I thought I’d sit down with it
Knock back a few beers
Chew the cud of all those years
But I couldn’t get into it
I couldn’t be bothered
I just wanted to get out
No tears, no recriminations,
Start a new life
Go on perhaps my last adventure
A modest one but still.
The blossoms were out
And so was I.
I wasn’t over the hill
When people down the track
Ask me, how was it?
I’ll say, read this poem.
This is how it was.
That mangled text
Shot off in seconds: such
Just bear with me, the voice on the line said.
Your call is important to us.
I don’t know how many times I’ve heard this
Over the past few weeks:
Librarians, telcos, clinics, call centres
In India, Thailand.
A phrase without borders
I have always done as requested.
I have borne much.
There should be a medal awarded:
The Order of Infinite Patience
Whose recipients would be many.
I can imagine St. Peter
Perusing the names of the recently dead
And, on coming to mine, say,
Just bear with me. I’ll be with you in a moment
Before checking my details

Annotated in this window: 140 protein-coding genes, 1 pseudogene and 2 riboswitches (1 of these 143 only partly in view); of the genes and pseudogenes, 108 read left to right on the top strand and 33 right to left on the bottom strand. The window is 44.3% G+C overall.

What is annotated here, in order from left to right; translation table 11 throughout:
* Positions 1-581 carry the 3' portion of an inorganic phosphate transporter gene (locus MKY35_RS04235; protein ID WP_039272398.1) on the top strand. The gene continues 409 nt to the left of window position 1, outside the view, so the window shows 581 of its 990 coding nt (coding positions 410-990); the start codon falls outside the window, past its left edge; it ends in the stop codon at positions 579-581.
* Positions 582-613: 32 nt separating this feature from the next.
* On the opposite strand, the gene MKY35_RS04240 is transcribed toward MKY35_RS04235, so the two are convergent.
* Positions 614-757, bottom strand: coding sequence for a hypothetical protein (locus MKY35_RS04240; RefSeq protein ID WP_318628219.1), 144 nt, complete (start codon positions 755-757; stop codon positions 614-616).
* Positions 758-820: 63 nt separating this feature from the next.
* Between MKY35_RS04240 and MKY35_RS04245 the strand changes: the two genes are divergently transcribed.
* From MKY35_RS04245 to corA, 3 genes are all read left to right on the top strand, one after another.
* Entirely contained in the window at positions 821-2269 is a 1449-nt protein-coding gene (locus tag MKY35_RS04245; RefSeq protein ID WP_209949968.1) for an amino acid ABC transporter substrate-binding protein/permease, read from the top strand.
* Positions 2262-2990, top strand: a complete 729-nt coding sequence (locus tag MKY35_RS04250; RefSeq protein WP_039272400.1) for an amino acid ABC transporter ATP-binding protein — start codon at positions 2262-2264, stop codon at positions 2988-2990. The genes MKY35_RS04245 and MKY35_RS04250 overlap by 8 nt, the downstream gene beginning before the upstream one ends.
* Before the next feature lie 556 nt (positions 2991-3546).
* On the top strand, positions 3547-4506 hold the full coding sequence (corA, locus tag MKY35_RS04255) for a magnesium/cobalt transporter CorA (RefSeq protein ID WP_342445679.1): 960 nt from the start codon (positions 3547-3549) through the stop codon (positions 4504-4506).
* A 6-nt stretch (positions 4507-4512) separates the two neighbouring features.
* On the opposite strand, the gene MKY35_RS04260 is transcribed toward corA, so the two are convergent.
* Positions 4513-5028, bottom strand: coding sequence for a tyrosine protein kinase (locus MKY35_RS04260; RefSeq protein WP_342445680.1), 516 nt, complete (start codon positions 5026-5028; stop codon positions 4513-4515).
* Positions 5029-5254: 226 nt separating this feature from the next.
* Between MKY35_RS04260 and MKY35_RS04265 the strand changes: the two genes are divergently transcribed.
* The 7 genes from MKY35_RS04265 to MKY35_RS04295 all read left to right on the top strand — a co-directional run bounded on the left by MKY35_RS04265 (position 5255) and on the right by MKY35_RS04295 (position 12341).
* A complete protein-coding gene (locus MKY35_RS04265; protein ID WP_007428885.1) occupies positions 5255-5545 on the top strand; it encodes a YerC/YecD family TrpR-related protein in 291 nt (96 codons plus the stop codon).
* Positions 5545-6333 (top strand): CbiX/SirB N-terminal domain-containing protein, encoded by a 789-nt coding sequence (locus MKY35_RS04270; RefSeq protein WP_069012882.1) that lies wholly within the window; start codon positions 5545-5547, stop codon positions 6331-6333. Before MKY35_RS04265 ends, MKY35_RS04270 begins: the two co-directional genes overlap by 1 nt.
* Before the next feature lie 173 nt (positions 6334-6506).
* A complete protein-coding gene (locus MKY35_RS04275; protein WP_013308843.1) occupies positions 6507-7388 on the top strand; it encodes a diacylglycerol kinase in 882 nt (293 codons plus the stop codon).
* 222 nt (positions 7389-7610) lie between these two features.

& letting me through.
Spent all my life looking for this, he said.
It hasn’t worked out. She goes her way, does her thing. She gives me only four days a week.
Are they good days?
Yes. But I want more. Total commitment.
You like wine, don’t you?
You know I do. What’s wine got to do with it?
What’s the one wine you’ve always wanted?
Grange Hermitage, of course. It’s the best.
You ever tasted it? Bought a bottle?
Ever berated a bottle of red for not being a Grange Hermitage? Ever stopped you drinking other reds?
Of course not.
Then let it go.
Let what go?
Your obsession with S. Or should I say your possession. You will never have the S you want. Enjoy the one you have. Allow yourself to be replete. From what you tell me she is a very, very good red. Stop thinking Grange Hermitage.
Back and forth the fly darts across the windscreen like black thoughts inside my head, floaters before my eyes, distracting my driving. It won’t get out. I’ll fix you, I say as I pull in the driveway, wind the windows up and pump in the fly spray, the little Nazi inside me quite pleased with itself.
It had been a splendid evening but now, rankled by some recent memory and loosened perhaps by a little too much wine, he leaned across the table and made a cutting remark. She began to bleed almost immediately. His words raked across her wrists like a suicide attempt. She began to deflate in front of him. She had to learn not to take things so literally.
I want to photograph the galahs
clowning on the bare limbs
of the Norfolk pines
but the buggers won’t keep still
racing around like particles
inside a Hadron Collider.
Just as you line up a couple
They’d be elsewhere.
All I needed was a panoramic shot
But then they’d be off
Across the river, raucous as a footy crowd..
Better off snapping flowers,